My Food Is My Identity: Is It True?

Most Indians love a hot cup of masala tea; it may be the one drink that connects our nation. In many cities, guests get the tea as the welcome drink irrespective of whether you want or not. But when I see tea, I see age-old colonialism, British rule, coercion, and the rise of opium and…

Churpi Cheese: An age-old local cheese of the Himalayan Region

India is popular for its spicy food, the chicken and other bird dishes, red meat and fish but hardly we talk about our local cheese beyond paneer. If when we talk about paneer, it gets an English name, cottage cheese which has its controversy. I think we should stick to the name “paneer”, simply because…

How does 18th century no-knead bread taste?

A few days back I saw a post on bread in one of the food groups I follow on Facebook. This post was very specific in collecting more information about Sour Dough bread (which is one of my favorites). The fellow members were quick to jump and help the information seeker. This post is dedicated…

Between Breads: Ramcharitamanas, Mughals and Age-Old History of Breads

“Here with a Loaf of Bread beneath the Bough, A Flask of Wine, a Book of Verse – and Thou Beside me singing in the Wilderness – And Wilderness is Paradise enow.”  ― Omar Khayyám, Rubaiyat of Omar Khayyam Bread, the quintessential side dish that goes with most the dishes we eat, from Pasta to Vada Pav,…

History of Kadak & Garam Chai

Ek kadak garam chai ki cup is what starts the day of a lot of households around the world—some will ask for masala chai while others will call for Earl Grey. In fact, Indian tea is famous all over the world. Every time I am travelling outside India, when people offer me a cup of…

How India’s favourite flatbread Roti was born

No meal in India is complete without this quintessential flatbread. But have you ever wondered when and how this meal essential originate? Chapati, phulka, roti – no meal in India is complete without this quintessential flatbread. It’s as much an Indian cuisine table essential as rice. And while North India is known to be particularly…

Lagan nu Custard

The Lagan nu Custard is another iconic dessert that Parsis are known for. But the world also calls this dish as Flan, caramel custard, karamel pudding and there are many different names, many different variations of this simple dish. Lagan nu custard is usually served with sultanas and garnished with cashews, almonds, and pistachios but I am…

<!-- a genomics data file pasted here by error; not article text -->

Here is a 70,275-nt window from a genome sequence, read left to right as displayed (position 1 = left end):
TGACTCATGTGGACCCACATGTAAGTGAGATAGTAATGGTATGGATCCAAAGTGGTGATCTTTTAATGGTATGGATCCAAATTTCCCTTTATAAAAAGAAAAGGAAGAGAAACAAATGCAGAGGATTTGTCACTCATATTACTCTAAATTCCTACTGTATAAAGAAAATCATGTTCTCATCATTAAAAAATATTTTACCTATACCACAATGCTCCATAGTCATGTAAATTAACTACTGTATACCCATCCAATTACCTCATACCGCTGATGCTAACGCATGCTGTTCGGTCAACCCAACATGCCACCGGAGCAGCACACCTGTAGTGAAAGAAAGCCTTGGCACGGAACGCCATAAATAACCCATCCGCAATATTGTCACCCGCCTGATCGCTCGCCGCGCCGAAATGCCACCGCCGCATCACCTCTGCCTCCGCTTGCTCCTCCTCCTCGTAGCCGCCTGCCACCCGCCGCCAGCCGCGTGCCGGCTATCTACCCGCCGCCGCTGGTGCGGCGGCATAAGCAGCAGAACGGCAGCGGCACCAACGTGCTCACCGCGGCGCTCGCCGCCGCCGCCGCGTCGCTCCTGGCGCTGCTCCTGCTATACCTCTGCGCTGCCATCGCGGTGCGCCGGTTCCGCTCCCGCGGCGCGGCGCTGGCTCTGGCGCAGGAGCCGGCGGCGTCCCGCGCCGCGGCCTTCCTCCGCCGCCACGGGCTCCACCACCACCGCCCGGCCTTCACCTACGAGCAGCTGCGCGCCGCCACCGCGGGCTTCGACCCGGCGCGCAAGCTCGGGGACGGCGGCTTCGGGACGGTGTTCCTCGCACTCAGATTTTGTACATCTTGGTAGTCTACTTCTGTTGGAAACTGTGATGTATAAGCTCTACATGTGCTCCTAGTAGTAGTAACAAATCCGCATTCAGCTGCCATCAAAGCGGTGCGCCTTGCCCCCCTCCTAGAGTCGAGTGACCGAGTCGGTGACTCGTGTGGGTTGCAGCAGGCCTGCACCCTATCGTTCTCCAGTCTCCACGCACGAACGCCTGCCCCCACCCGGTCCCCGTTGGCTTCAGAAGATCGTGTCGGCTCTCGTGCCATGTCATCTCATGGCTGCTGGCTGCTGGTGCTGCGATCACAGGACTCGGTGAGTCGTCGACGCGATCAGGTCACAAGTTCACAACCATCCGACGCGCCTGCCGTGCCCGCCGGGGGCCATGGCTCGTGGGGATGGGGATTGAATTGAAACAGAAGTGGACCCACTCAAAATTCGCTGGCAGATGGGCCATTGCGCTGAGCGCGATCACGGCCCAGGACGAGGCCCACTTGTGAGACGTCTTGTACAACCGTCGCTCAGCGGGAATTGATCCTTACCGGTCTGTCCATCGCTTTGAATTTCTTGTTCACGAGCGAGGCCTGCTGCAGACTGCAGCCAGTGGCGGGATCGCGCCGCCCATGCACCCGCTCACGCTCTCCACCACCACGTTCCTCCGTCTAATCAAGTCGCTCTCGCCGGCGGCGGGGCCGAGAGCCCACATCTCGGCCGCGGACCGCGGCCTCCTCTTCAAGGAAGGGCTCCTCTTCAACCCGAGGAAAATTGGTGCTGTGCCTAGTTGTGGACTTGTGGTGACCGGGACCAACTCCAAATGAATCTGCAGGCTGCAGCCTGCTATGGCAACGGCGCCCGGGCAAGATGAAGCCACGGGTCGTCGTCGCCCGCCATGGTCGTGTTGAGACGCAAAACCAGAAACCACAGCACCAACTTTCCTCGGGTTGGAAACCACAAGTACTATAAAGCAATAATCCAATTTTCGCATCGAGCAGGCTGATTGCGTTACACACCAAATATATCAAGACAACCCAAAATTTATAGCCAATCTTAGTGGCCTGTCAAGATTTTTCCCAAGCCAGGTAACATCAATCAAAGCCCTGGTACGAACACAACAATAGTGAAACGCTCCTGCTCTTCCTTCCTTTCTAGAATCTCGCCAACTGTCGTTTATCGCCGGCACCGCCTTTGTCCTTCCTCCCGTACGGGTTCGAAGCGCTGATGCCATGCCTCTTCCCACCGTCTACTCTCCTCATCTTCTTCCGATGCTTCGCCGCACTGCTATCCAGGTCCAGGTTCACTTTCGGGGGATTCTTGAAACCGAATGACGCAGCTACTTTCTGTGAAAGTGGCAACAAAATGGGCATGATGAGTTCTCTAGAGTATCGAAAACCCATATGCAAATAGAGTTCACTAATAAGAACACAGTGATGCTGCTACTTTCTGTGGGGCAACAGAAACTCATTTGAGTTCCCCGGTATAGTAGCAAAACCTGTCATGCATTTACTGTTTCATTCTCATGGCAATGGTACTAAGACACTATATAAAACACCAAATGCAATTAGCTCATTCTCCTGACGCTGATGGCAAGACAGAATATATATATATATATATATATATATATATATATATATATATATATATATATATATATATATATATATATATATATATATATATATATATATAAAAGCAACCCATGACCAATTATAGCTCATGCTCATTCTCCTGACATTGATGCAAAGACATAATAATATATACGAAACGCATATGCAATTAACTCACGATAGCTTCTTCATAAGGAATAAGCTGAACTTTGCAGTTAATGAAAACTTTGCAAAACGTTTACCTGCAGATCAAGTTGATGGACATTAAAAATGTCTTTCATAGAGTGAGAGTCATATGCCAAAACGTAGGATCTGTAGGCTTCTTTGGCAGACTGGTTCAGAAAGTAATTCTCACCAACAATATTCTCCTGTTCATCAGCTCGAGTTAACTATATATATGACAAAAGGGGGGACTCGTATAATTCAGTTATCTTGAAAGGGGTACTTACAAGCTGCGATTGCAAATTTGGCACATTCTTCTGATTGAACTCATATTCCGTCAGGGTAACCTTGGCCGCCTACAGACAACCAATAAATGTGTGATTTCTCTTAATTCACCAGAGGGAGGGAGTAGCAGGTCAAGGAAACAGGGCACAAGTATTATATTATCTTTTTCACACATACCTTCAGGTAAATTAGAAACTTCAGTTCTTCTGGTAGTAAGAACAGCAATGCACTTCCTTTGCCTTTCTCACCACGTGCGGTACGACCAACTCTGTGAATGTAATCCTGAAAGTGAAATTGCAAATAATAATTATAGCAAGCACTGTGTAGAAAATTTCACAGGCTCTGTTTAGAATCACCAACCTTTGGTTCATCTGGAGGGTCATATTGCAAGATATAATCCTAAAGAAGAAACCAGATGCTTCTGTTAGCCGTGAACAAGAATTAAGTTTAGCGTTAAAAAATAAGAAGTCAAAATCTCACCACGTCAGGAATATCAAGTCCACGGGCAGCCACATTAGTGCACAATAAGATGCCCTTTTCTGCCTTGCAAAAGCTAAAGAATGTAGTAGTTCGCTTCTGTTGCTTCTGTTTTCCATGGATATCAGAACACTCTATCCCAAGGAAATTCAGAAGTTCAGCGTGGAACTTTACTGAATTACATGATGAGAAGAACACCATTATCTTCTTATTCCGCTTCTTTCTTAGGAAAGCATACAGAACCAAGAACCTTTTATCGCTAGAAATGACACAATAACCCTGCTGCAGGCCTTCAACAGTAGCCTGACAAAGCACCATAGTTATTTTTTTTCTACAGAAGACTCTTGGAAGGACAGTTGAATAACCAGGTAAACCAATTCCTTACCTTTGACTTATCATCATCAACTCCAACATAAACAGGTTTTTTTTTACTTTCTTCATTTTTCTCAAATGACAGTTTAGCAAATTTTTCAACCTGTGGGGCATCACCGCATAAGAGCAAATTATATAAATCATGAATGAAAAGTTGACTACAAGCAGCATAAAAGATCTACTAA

History of Pancakes: Hot off the Pan

Pancakes. The mere mention makes us drool and crave. They are the epitome of comfort food, an essential part of any Sunday brunch. Pancake is popular all over the world under different names, sizes and flavours, but regardless of what you call them they are essentially flat cakes composed of starchy batter cooked on a…

A 4500 Years Old History and Legacy of Curry

Curry is something which we think of as indigenous to India and Pakistan. But did you know that the English love their curry so much so that they even have National Curry Week? Where did this curry come from? Can we Indians claim that it originated on our land? Every household in India will have…

PASTA IS NOT ORIGINALLY FROM ITALY

Myth: Pasta originally comes from Italy. Worldwide, pasta has become synonymous with Italian cuisine. Italian immigrants themselves brought pasta everywhere they went. While it is true that the most famous varieties and recipes of cooking pasta really do come from Italy, surprisingly, the actual origin of pasta lies elsewhere! So how did pasta make its…

Chandni Chowk: Medieval, Mughal, Magical

Chandni Chowk: Medieval, Mughal, Magical Chandni Chowk, home of Mughals, Mirza Ghalib and…all foodies! Chandni Chowk teaches you how to love your age old culture, heritage and most importantly food. Streets always bustling with tradesmen, tourists and vendors will definitely transport you back in time. The place with its congested and dusty lanes holds a…

Cooking with Fire

Before cooking, food was eaten raw, decayed, and putrefied. The human discovery of roasting remains unattributed, though Charles Lamb wrongly glamorized the story of the Chinese boy who accidentally burned down his hog shed and, in trying to save a well-barbecued piglet, discovered the glory of crackling . Raw , as anthropologist Claude Lévi-Strauss insisted,…